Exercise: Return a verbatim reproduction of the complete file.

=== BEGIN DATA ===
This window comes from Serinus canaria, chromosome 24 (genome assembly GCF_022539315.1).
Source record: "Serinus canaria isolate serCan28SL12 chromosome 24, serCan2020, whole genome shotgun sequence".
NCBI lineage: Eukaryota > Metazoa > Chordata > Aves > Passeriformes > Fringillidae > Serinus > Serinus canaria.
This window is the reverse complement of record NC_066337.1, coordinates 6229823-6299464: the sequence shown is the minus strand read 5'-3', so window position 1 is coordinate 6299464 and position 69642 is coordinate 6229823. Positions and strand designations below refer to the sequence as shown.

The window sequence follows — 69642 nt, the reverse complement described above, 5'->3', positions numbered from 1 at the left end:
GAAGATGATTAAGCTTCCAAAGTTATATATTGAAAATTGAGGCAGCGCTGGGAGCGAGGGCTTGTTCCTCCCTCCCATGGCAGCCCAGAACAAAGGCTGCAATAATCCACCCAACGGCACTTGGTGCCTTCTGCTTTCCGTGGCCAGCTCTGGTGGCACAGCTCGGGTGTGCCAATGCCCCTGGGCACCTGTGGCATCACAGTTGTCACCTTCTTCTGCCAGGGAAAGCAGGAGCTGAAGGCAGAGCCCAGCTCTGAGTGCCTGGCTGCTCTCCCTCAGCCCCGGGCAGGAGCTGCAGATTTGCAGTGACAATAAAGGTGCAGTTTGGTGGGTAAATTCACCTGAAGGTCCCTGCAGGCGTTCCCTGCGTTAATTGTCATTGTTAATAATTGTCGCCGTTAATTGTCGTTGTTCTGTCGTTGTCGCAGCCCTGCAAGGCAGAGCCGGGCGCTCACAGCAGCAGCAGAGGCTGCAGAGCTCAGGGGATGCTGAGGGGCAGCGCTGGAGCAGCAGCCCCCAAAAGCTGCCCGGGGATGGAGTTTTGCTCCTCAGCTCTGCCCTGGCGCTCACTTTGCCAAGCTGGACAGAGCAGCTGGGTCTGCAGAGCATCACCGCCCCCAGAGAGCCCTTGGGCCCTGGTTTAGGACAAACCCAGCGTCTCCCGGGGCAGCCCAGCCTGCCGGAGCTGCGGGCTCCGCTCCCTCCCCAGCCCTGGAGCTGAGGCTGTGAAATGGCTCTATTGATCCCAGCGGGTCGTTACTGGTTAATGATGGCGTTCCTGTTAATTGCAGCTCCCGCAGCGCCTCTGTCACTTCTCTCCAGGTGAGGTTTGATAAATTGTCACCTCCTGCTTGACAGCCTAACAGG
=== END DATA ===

This window comes from Serinus canaria, chromosome 24 (genome assembly GCF_022539315.1).
Source record: "Serinus canaria isolate serCan28SL12 chromosome 24, serCan2020, whole genome shotgun sequence".
NCBI lineage: Eukaryota > Metazoa > Chordata > Aves > Passeriformes > Fringillidae > Serinus > Serinus canaria.
This window is the reverse complement of record NC_066337.1, coordinates 6229823-6299464: the sequence shown is the minus strand read 5'-3', so window position 1 is coordinate 6299464 and position 69642 is coordinate 6229823. Positions and strand designations below refer to the sequence as shown.

The window sequence follows — 69642 nt, the reverse complement described above, 5'->3', positions numbered from 1 at the left end:
GAAGATGATTAAGCTTCCAAAGTTATATATTGAAAATTGAGGCAGCGCTGGGAGCGAGGGCTTGTTCCTCCCTCCCATGGCAGCCCAGAACAAAGGCTGCAATAATCCACCCAACGGCACTTGGTGCCTTCTGCTTTCCGTGGCCAGCTCTGGTGGCACAGCTCGGGTGTGCCAATGCCCCTGGGCACCTGTGGCATCACAGTTGTCACCTTCTTCTGCCAGGGAAAGCAGGAGCTGAAGGCAGAGCCCAGCTCTGAGTGCCTGGCTGCTCTCCCTCAGCCCCGGGCAGGAGCTGCAGATTTGCAGTGACAATAAAGGTGCAGTTTGGTGGGTAAATTCACCTGAAGGTCCCTGCAGGCGTTCCCTGCGTTAATTGTCATTGTTAATAATTGTCGCCGTTAATTGTCGTTGTTCTGTCGTTGTCGCAGCCCTGCAAGGCAGAGCCGGGCGCTCACAGCAGCAGCAGAGGCTGCAGAGCTCAGGGGATGCTGAGGGGCAGCGCTGGAGCAGCAGCCCCCAAAAGCTGCCCGGGGATGGAGTTTTGCTCCTCAGCTCTGCCCTGGCGCTCACTTTGCCAAGCTGGACAGAGCAGCTGGGTCTGCAGAGCATCACCGCCCCCAGAGAGCCCTTGGGCCCTGGTTTAGGACAAACCCAGCGTCTCCCGGGGCAGCCCAGCCTGCCGGAGCTGCGGGCTCCGCTCCCTCCCCAGCCCTGGAGCTGAGGCTGTGAAATGGCTCTATTGATCCCAGCGGGTCGTTACTGGTTAATGATGGCGTTCCTGTTAATTGCAGCTCCCGCAGCGCCTCTGTCACTTCTCTCCAGGTGAGGTTTGATAAATTGTCACCTCCTGCTTGACAGCCTAACAGG